IMG_1961

Finding hollow spaces to celebrate richness. Mt. Ascutney State Park, Vermont.

The “Apparent World”, you’ll recall from previous posts, and as OBOD ritual reminds us, is this one, this world of apparently firm surfaces that consist of little more than the orbital shells of electrons surrounding atoms — nothing “substantial” at all. Spam. This world of matter, energy, space, time, friends, relatives, partners, pets, car, house, job, neighbors, Current Political Crisis #437, aliens, the solar system, all the galaxies beyond it — apparent. Yes, all these things really do “appear”, which is what apparent means. What else, after all, would anybody expect them to do?

“As the Apparent World fades …” says the ritual. Well, maybe I like this Apparent World. After all, I’ve spent 2-3-4-5-6-7 decades acclimating to it, acquiring skills to deal with it, maybe even occasionally thriving in it. I’m invested in it, even if those annoying Others have paved paradise and put up a parking lot*. Yes, I know I have to leave it all too soon. How could I forget that? Reminders all around me every day, even in the best of times, as if I’d forget otherwise! Sometimes ya gotta deny the end just to notice and enjoy everything that comes before it. Smell the flowers, they tell us. Hey, sometimes denial is one of the best and most adaptive survival strategies of all!!! “Some of the happiest people I know …” and so on.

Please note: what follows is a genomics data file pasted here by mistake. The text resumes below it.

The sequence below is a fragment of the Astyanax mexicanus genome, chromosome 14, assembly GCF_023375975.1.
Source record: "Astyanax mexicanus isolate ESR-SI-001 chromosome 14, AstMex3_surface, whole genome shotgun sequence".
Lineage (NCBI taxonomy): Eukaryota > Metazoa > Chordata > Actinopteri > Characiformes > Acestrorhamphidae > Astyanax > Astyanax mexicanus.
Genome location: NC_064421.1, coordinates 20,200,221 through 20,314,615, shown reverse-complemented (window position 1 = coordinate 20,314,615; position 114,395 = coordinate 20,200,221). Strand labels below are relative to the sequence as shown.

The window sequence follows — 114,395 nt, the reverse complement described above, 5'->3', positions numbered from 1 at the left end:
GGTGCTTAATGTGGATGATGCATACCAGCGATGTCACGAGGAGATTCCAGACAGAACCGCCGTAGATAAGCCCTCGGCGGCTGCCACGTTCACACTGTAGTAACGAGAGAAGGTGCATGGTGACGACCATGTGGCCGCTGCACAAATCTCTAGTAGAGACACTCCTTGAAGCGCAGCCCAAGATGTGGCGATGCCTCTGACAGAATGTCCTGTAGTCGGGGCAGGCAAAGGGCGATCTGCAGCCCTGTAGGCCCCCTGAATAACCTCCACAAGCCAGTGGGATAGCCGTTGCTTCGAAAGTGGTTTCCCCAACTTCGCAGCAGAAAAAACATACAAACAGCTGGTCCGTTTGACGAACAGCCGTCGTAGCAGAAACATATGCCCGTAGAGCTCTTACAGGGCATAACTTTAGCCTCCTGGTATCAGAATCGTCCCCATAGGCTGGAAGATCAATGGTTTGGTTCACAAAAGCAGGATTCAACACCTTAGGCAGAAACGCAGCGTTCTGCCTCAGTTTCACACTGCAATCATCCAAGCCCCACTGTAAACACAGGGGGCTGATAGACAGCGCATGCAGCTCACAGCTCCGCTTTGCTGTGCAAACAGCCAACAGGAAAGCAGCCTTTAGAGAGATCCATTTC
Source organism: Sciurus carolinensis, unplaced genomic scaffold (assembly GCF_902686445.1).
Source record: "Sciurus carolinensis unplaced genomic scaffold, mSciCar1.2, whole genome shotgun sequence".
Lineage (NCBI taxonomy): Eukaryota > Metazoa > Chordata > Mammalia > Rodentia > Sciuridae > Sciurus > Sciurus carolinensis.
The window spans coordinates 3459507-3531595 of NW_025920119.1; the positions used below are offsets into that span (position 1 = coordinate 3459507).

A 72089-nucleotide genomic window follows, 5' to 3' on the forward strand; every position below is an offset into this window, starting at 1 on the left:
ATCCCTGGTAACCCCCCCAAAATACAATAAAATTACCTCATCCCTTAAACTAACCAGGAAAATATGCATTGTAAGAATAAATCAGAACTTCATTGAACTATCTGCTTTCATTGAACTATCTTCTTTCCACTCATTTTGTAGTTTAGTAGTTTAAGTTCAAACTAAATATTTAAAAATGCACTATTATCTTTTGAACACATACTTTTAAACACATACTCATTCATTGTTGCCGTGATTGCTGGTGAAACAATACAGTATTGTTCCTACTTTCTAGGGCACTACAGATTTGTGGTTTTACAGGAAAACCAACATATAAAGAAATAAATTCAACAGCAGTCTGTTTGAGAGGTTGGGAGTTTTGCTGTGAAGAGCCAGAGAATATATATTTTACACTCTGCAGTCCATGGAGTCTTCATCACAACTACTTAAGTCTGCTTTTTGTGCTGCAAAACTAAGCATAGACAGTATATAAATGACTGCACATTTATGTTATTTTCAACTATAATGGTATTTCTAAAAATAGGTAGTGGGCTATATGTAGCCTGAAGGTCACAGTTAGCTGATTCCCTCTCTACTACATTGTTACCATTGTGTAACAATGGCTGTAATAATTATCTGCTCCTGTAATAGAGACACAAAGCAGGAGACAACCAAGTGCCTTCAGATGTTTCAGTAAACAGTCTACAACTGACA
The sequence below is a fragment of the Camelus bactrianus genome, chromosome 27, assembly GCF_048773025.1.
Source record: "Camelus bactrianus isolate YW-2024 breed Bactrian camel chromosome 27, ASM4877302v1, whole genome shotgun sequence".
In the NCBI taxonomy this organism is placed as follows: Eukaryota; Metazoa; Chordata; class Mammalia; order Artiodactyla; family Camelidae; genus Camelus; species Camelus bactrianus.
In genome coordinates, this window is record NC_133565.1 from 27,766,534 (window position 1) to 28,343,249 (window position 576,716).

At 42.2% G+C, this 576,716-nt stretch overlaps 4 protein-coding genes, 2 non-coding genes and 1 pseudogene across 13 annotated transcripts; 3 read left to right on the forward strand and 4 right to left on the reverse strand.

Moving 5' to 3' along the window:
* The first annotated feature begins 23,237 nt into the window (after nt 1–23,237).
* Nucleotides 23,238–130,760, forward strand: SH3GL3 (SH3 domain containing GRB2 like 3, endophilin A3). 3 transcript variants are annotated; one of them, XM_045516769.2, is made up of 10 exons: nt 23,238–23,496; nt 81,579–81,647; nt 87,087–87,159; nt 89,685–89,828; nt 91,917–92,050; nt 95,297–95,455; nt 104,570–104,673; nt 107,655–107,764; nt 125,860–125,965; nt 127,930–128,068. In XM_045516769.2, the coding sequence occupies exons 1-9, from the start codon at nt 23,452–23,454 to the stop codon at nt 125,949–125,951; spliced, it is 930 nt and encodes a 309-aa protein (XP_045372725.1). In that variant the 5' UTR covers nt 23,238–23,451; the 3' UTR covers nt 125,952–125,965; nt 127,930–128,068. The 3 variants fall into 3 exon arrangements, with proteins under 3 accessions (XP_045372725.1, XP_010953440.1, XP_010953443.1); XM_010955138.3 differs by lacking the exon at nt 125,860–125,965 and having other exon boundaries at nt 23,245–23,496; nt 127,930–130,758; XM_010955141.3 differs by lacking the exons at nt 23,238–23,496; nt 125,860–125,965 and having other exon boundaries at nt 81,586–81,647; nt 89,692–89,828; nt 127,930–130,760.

Because just when I think it’s (only) apparent, it shifts on me and becomes fabulously, dangerously, pulse-quickeningly real.

“But wait. There’s more!” Paradoxically, many of the same people reminding us about The End also keep telling us there’s so much beyond it. Huh. What? How’s that work?!

Thoreau has something to say about that. Love him or hate him, he’s on the money often enough to deserve our clear attention:

Time is but a stream I go a-fishing in. I drink at it; but while I drink I see the sandy bottom and detect how shallow it is. Its thin current slides away, but eternity remains. I would drink deeper; fish in the sky, whose bottom is pebbly with stars. I cannot count one.

“Counting one” can be a ritual. Maybe the ritual I’ve been longing to do, but for any number of reasons I haven’t yet done. Yes, fishing’s also a grand ritual, as any devotee knows. So is drinking, too. And seeing the sandy bottom, detecting its shallowness. Noticing eternity. Daydreaming of fish in the sky, pebbles like whole planets and stars. Longing to drink deeper.